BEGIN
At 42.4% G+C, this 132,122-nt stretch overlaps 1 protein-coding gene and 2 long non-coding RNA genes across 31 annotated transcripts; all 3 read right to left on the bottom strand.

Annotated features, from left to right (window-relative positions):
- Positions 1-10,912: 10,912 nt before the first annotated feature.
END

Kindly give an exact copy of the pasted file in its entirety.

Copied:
At 42.4% G+C, this 132,122-nt stretch overlaps 1 protein-coding gene and 2 long non-coding RNA genes across 31 annotated transcripts; all 3 read right to left on the bottom strand.

Annotated features, from left to right (window-relative positions):
- Positions 1-10,912: 10,912 nt before the first annotated feature.